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221 - 230 of 268 results for: ARTHIST

ARTHIST 431: Leonardo's World: Science, Technology, and Art (ARTHIST 231, HISTORY 231, HISTORY 331, ITALIAN 231, ITALIAN 331)

Leonardo da Vinci is emblematic of creativity and innovation. His art is iconic, his inventions legendary. His understanding of nature, the human body, and machines made him a scientist and engineer as well as an artist. This class explores the historical Leonardo, exploring his interests and accomplishments as a product of the society of Renaissance Italy. Why did this world produce a Leonardo? Students will contribute to a library exhibit for the 500th anniversary of Leonardo's death in May 2019.
Terms: Aut | Units: 4-5

ARTHIST 432: Rethinking American Art

A re-examination of American art of the 18th and 19th centuries, focusing on works in the collection of the de Young Museum, San Francisco. The class will meet weekly at the de Young, where we will be joined by Professor Margaretta Lovell and students from the University of California, Berkeley. Each student will pursue an in-depth study of a single work in the Museum's superb American collections, using documents of social and cultural history. We will pay particular attention to recent scholarship, questions of genre (landscape, portrait, still life and images of everyday life), and the "biography of objects" (the way works of art shift in context and interpretation over time).nGraduate seminar open to advanced undergraduates with the instructor¿s approval.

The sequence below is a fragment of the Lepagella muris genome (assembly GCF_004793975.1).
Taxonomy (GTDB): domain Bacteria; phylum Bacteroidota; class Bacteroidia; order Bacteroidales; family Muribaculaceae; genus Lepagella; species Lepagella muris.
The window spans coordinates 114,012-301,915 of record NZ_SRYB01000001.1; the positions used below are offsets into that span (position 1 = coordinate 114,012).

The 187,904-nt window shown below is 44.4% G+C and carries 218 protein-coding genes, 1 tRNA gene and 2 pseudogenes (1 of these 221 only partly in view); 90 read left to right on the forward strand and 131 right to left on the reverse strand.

Last offered: Autumn 2013

ARTHIST 440A: The Art Market

This seminar is designed to examine aspects of the art market in the current moment and since the mid 19th century. Participants will have an opportunity to engage with problems and perspectives that, until recently, have generally been overlooked or marginalized in narratives of the history of art. Each week, students will write a response to the readings to be shared in advance of the class meeting, and each week, discussion will be initiated by a different student. In individual research projects culminating in a seminar paper, students will be encouraged to focus on how the art market may have impacted the production, reception, and/or circulation of a work or works by a particular artist. 
Last offered: Spring 2014

ARTHIST 441: Overlooked/Understudied

This seminar focuses on overlooked artists and understudied artworks in the U.S. from the late 19th century to the present. Rather than reclaiming marginality for its own sake, we will consider how the practice of looking at the overlooked art changes familiar narratives of canonical art.
Terms: Win | Units: 5
Instructors: Meyer, R. (PI)

ARTHIST 445: What's not American about American Art?

This seminar focuses on American art as a history of migration (of people but also of visual objects) across national and continental boundaries. We examine trans-Atlantic and trans-Pacific dialogues and consider how anxieties about foreigners, immigrants, and political dissidents shaped American art and culture at particular moments in the 20th century. In the second half of the course, we consider a series of museum exhibitions that repositioned American art as a history of social conflict and exclusion.
Last offered: Spring 2013

ARTHIST 450: Art in the Age of Precarity